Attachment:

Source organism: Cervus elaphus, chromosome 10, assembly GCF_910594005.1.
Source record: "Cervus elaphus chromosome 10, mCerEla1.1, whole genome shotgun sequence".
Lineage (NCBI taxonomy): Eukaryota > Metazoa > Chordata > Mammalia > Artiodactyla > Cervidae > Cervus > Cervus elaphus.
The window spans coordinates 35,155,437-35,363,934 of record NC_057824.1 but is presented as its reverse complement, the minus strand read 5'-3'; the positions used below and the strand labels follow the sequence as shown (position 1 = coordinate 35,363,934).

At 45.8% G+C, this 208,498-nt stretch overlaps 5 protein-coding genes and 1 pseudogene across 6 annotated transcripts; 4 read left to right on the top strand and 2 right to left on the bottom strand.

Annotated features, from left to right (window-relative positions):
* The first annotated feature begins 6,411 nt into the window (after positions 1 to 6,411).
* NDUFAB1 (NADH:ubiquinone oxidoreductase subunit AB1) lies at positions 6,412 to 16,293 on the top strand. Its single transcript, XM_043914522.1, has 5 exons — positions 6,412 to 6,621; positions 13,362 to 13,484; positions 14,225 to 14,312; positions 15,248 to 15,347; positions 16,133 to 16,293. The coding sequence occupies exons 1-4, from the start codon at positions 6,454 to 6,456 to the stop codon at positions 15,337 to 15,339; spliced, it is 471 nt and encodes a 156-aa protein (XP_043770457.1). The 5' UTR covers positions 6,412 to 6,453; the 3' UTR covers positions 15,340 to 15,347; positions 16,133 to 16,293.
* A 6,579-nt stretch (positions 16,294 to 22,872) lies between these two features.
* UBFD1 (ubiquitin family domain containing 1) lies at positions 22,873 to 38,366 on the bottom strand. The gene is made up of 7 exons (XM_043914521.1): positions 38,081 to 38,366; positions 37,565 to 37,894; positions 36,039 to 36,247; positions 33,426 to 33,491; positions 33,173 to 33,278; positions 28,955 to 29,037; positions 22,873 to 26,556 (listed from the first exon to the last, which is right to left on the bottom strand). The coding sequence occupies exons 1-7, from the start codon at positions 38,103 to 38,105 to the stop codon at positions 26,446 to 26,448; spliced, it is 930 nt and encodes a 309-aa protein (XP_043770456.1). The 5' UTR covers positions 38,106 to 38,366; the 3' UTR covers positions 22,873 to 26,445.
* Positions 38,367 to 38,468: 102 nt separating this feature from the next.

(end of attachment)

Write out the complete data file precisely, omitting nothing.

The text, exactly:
Source organism: Cervus elaphus, chromosome 10, assembly GCF_910594005.1.
Source record: "Cervus elaphus chromosome 10, mCerEla1.1, whole genome shotgun sequence".
Lineage (NCBI taxonomy): Eukaryota > Metazoa > Chordata > Mammalia > Artiodactyla > Cervidae > Cervus > Cervus elaphus.
The window spans coordinates 35,155,437-35,363,934 of record NC_057824.1 but is presented as its reverse complement, the minus strand read 5'-3'; the positions used below and the strand labels follow the sequence as shown (position 1 = coordinate 35,363,934).

At 45.8% G+C, this 208,498-nt stretch overlaps 5 protein-coding genes and 1 pseudogene across 6 annotated transcripts; 4 read left to right on the top strand and 2 right to left on the bottom strand.

Annotated features, from left to right (window-relative positions):
* The first annotated feature begins 6,411 nt into the window (after positions 1 to 6,411).
* NDUFAB1 (NADH:ubiquinone oxidoreductase subunit AB1) lies at positions 6,412 to 16,293 on the top strand. Its single transcript, XM_043914522.1, has 5 exons — positions 6,412 to 6,621; positions 13,362 to 13,484; positions 14,225 to 14,312; positions 15,248 to 15,347; positions 16,133 to 16,293. The coding sequence occupies exons 1-4, from the start codon at positions 6,454 to 6,456 to the stop codon at positions 15,337 to 15,339; spliced, it is 471 nt and encodes a 156-aa protein (XP_043770457.1). The 5' UTR covers positions 6,412 to 6,453; the 3' UTR covers positions 15,340 to 15,347; positions 16,133 to 16,293.
* A 6,579-nt stretch (positions 16,294 to 22,872) lies between these two features.
* UBFD1 (ubiquitin family domain containing 1) lies at positions 22,873 to 38,366 on the bottom strand. The gene is made up of 7 exons (XM_043914521.1): positions 38,081 to 38,366; positions 37,565 to 37,894; positions 36,039 to 36,247; positions 33,426 to 33,491; positions 33,173 to 33,278; positions 28,955 to 29,037; positions 22,873 to 26,556 (listed from the first exon to the last, which is right to left on the bottom strand). The coding sequence occupies exons 1-7, from the start codon at positions 38,103 to 38,105 to the stop codon at positions 26,446 to 26,448; spliced, it is 930 nt and encodes a 309-aa protein (XP_043770456.1). The 5' UTR covers positions 38,106 to 38,366; the 3' UTR covers positions 22,873 to 26,445.
* Positions 38,367 to 38,468: 102 nt separating this feature from the next.